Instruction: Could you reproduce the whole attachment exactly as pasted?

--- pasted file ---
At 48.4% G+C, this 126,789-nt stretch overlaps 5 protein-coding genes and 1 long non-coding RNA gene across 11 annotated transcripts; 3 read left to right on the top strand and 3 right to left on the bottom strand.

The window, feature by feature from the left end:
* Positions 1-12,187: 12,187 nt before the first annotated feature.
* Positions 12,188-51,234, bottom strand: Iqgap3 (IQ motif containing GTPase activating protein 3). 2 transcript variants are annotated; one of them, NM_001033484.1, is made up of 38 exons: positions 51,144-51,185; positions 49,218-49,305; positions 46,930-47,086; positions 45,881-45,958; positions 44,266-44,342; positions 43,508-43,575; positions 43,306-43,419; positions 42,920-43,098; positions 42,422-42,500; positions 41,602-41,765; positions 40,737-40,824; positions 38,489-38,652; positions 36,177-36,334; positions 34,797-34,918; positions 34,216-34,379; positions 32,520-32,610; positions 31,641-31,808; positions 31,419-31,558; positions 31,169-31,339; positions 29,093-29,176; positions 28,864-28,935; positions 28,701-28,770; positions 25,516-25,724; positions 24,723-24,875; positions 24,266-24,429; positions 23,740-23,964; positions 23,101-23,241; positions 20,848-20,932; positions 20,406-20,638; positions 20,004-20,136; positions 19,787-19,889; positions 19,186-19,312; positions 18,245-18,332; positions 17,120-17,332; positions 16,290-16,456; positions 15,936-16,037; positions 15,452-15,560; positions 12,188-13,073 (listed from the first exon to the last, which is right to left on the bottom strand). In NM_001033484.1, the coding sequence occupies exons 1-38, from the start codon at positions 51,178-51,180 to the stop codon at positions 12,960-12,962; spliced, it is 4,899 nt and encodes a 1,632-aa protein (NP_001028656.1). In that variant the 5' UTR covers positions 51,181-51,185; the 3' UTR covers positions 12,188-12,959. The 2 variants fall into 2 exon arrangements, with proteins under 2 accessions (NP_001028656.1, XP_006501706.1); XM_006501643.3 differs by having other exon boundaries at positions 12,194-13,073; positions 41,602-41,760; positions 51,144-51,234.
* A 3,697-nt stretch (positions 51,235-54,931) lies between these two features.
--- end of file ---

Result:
At 48.4% G+C, this 126,789-nt stretch overlaps 5 protein-coding genes and 1 long non-coding RNA gene across 11 annotated transcripts; 3 read left to right on the top strand and 3 right to left on the bottom strand.

The window, feature by feature from the left end:
* Positions 1-12,187: 12,187 nt before the first annotated feature.
* Positions 12,188-51,234, bottom strand: Iqgap3 (IQ motif containing GTPase activating protein 3). 2 transcript variants are annotated; one of them, NM_001033484.1, is made up of 38 exons: positions 51,144-51,185; positions 49,218-49,305; positions 46,930-47,086; positions 45,881-45,958; positions 44,266-44,342; positions 43,508-43,575; positions 43,306-43,419; positions 42,920-43,098; positions 42,422-42,500; positions 41,602-41,765; positions 40,737-40,824; positions 38,489-38,652; positions 36,177-36,334; positions 34,797-34,918; positions 34,216-34,379; positions 32,520-32,610; positions 31,641-31,808; positions 31,419-31,558; positions 31,169-31,339; positions 29,093-29,176; positions 28,864-28,935; positions 28,701-28,770; positions 25,516-25,724; positions 24,723-24,875; positions 24,266-24,429; positions 23,740-23,964; positions 23,101-23,241; positions 20,848-20,932; positions 20,406-20,638; positions 20,004-20,136; positions 19,787-19,889; positions 19,186-19,312; positions 18,245-18,332; positions 17,120-17,332; positions 16,290-16,456; positions 15,936-16,037; positions 15,452-15,560; positions 12,188-13,073 (listed from the first exon to the last, which is right to left on the bottom strand). In NM_001033484.1, the coding sequence occupies exons 1-38, from the start codon at positions 51,178-51,180 to the stop codon at positions 12,960-12,962; spliced, it is 4,899 nt and encodes a 1,632-aa protein (NP_001028656.1). In that variant the 5' UTR covers positions 51,181-51,185; the 3' UTR covers positions 12,188-12,959. The 2 variants fall into 2 exon arrangements, with proteins under 2 accessions (NP_001028656.1, XP_006501706.1); XM_006501643.3 differs by having other exon boundaries at positions 12,194-13,073; positions 41,602-41,760; positions 51,144-51,234.
* A 3,697-nt stretch (positions 51,235-54,931) lies between these two features.